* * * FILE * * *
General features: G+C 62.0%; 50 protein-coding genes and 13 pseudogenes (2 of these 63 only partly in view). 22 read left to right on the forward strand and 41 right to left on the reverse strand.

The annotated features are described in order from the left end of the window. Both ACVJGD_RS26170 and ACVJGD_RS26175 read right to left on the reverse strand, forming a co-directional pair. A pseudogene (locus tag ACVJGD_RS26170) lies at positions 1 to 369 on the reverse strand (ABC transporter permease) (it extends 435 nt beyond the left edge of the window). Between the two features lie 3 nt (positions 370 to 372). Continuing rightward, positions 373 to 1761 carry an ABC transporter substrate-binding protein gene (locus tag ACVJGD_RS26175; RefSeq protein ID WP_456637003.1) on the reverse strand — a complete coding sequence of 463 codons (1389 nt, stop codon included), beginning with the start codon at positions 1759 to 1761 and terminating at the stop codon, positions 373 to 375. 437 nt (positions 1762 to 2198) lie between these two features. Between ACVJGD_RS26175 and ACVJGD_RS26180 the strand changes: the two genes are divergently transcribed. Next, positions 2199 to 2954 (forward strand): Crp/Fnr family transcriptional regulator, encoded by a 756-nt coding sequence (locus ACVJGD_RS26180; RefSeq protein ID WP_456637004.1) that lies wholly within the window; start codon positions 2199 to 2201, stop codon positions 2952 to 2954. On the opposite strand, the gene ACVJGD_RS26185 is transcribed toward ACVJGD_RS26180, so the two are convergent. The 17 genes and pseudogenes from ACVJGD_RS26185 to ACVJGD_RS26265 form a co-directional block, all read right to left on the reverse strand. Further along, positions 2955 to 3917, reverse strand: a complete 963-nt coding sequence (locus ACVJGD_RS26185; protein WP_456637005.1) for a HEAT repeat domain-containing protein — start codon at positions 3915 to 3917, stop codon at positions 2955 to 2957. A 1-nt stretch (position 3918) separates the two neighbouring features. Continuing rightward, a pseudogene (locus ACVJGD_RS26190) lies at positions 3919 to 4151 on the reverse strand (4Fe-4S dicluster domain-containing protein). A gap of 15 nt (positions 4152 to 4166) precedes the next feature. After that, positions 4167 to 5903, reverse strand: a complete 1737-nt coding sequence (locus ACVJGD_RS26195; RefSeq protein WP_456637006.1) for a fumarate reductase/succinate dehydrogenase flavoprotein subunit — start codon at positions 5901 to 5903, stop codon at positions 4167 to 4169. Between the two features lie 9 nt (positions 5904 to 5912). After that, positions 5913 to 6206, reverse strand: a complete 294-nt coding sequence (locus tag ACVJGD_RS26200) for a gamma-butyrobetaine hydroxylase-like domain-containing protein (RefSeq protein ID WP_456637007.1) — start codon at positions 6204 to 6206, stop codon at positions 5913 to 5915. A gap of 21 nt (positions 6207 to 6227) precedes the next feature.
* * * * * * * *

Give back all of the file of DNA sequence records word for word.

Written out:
General features: G+C 62.0%; 50 protein-coding genes and 13 pseudogenes (2 of these 63 only partly in view). 22 read left to right on the forward strand and 41 right to left on the reverse strand.

The annotated features are described in order from the left end of the window. Both ACVJGD_RS26170 and ACVJGD_RS26175 read right to left on the reverse strand, forming a co-directional pair. A pseudogene (locus tag ACVJGD_RS26170) lies at positions 1 to 369 on the reverse strand (ABC transporter permease) (it extends 435 nt beyond the left edge of the window). Between the two features lie 3 nt (positions 370 to 372). Continuing rightward, positions 373 to 1761 carry an ABC transporter substrate-binding protein gene (locus tag ACVJGD_RS26175; RefSeq protein ID WP_456637003.1) on the reverse strand — a complete coding sequence of 463 codons (1389 nt, stop codon included), beginning with the start codon at positions 1759 to 1761 and terminating at the stop codon, positions 373 to 375. 437 nt (positions 1762 to 2198) lie between these two features. Between ACVJGD_RS26175 and ACVJGD_RS26180 the strand changes: the two genes are divergently transcribed. Next, positions 2199 to 2954 (forward strand): Crp/Fnr family transcriptional regulator, encoded by a 756-nt coding sequence (locus ACVJGD_RS26180; RefSeq protein ID WP_456637004.1) that lies wholly within the window; start codon positions 2199 to 2201, stop codon positions 2952 to 2954. On the opposite strand, the gene ACVJGD_RS26185 is transcribed toward ACVJGD_RS26180, so the two are convergent. The 17 genes and pseudogenes from ACVJGD_RS26185 to ACVJGD_RS26265 form a co-directional block, all read right to left on the reverse strand. Further along, positions 2955 to 3917, reverse strand: a complete 963-nt coding sequence (locus ACVJGD_RS26185; protein WP_456637005.1) for a HEAT repeat domain-containing protein — start codon at positions 3915 to 3917, stop codon at positions 2955 to 2957. A 1-nt stretch (position 3918) separates the two neighbouring features. Continuing rightward, a pseudogene (locus ACVJGD_RS26190) lies at positions 3919 to 4151 on the reverse strand (4Fe-4S dicluster domain-containing protein). A gap of 15 nt (positions 4152 to 4166) precedes the next feature. After that, positions 4167 to 5903, reverse strand: a complete 1737-nt coding sequence (locus ACVJGD_RS26195; RefSeq protein WP_456637006.1) for a fumarate reductase/succinate dehydrogenase flavoprotein subunit — start codon at positions 5901 to 5903, stop codon at positions 4167 to 4169. Between the two features lie 9 nt (positions 5904 to 5912). After that, positions 5913 to 6206, reverse strand: a complete 294-nt coding sequence (locus tag ACVJGD_RS26200) for a gamma-butyrobetaine hydroxylase-like domain-containing protein (RefSeq protein ID WP_456637007.1) — start codon at positions 6204 to 6206, stop codon at positions 5913 to 5915. A gap of 21 nt (positions 6207 to 6227) precedes the next feature.